Subject HeadingsSchool principals
United States of America (USA)
Higher standards, better schools for all – a critique: can market forces close the social and achievement gap?
Volume 9 Number 2, July 2006; Pages 93–97
The British Government’s 2005 White Paper sets out proposals to reduce the impact of socioeconomic status (SES) on school achievement. Specific policies included transporting students from low SES backgrounds to higher SES schools, expanding higher SES schools and closing ‘failing’ urban schools. These policies rest on an outdated paradigm of school effectiveness, which blames schools for student failure. Research has shown that schools in low SES areas are actually likely to undertake more school improvement initiatives than high SES schools, but still meet with less success. The influence of students’ home backgrounds on their educational values and attitudes remains with them, regardless of the quality of the school they attend. Middle-class children are more likely to be raised to understand the impact of education on their future career choices, whereas low SES children are more likely to come from environments with oppositional attitudes to education. Closing low SES schools and moving students to higher SES schools is therefore likely only to lower the achievement levels of the receiving school. Having higher SES schools reserve a number of places for lower SES students will widen the achievement gap even further, as higher SES schools will skim the most able students off the top of the low SES schools’ ability pool. It would be better if policymakers were to address the special challenges that schools in low SES areas face through additional training, funding and resources than simply ‘reshuffling the pack’ and leaving market forces to create a new generation of educational winners and losers.
Subject HeadingsEducation policy
Volume 35 Number 3, April 2006; Pages 15–24
The ‘scaling up’ of education research involves the ability to replicate the successful results of localised research trials in a wider setting. Such research has to be ‘internally valid,’ establishing that the successful results of a trial procedure can be attributed to the intervention rather than to other influences. A major threat to internal validity is selection bias, but such bias can be overcome by a properly constituted randomised control trial. The expense of such trials can be justified by the public benefits derived from them. While appropriately designed studies can be scaled up, they are not a substitute for contextualised analysis of the ‘nested, multifaceted, and often mutually reinforcing sets of social problems’ that result in low academic results. To show the influence of context on student outcomes, the article discusses variations in mathematics and science achievement of Year 12 students in the USA, as they were analysed through the 1988 National Educational Longitudinal Study (NELS).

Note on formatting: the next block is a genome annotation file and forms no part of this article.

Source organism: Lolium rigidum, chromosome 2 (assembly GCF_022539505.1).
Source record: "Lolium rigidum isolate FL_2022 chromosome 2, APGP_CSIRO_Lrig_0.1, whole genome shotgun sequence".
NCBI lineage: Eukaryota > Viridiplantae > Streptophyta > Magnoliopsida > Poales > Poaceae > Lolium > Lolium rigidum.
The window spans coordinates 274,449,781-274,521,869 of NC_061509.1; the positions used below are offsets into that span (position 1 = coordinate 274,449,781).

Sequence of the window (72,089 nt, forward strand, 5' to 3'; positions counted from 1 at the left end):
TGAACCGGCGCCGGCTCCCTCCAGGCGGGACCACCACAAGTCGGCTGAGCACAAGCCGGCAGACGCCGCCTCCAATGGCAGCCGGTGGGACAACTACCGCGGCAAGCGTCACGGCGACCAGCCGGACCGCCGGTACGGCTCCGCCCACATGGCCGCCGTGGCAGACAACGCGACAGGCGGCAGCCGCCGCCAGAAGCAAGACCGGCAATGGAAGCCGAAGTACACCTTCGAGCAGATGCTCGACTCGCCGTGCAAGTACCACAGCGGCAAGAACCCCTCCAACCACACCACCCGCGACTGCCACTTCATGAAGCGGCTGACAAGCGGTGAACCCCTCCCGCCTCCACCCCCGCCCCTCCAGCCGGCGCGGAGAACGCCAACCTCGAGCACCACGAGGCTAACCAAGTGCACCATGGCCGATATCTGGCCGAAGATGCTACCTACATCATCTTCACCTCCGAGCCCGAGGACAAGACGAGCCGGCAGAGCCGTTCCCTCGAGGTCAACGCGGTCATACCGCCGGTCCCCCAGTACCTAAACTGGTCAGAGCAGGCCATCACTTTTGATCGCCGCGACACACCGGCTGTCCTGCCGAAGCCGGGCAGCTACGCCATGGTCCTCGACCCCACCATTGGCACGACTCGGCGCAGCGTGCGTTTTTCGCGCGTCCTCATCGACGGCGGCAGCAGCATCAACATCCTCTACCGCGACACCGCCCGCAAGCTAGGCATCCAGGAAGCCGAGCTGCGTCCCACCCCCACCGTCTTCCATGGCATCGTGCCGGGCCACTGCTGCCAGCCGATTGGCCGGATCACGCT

Subject HeadingsEducation research
United States of America (USA)
Engagement and deeper understanding through choice: empowering students through negotiating their own curriculum in the Social Sciences
Educators today are expected to cope with frequent policy changes, often driven by 'little more than political opportunism'. Educators are expected to implement these changes while also negotiating education’s current paradigm shift in thinking about the way in which learning occurs. This shift has not yet been understood by many people, including many politicians. The shift requires teachers to ensure that their teaching meets learners' widely varying needs in the classroom. It involves a move from teaching subject content to teaching dispositions or patterns of thinking that will equip students to pick up content knowledge as they need it in future contexts, aided by ICT. This paradigm shift is particularly controversial in the field of social sciences, which has traditionally been a vehicle for the delivery of values considered to be universal and absolute. In the subject of History these values have traditionally been embodied within a set of key dates and facts. In contrast is the progressivist approach to learning in the social sciences, which has been defined by R Gilbert as ‘an open inquiry process’ in which ‘the key content is based on student interest and contemporary issues’. This approach overcomes the rigidity of the traditional, content-based curriculum, and creates an opportunity for each student to choose their own learning pathways. This approach is pursued at AB Paterson College in
Key Learning AreasStudies of Society and Environment
Subject HeadingsCurriculum planning
Values education (character education)
New South Wales (NSW)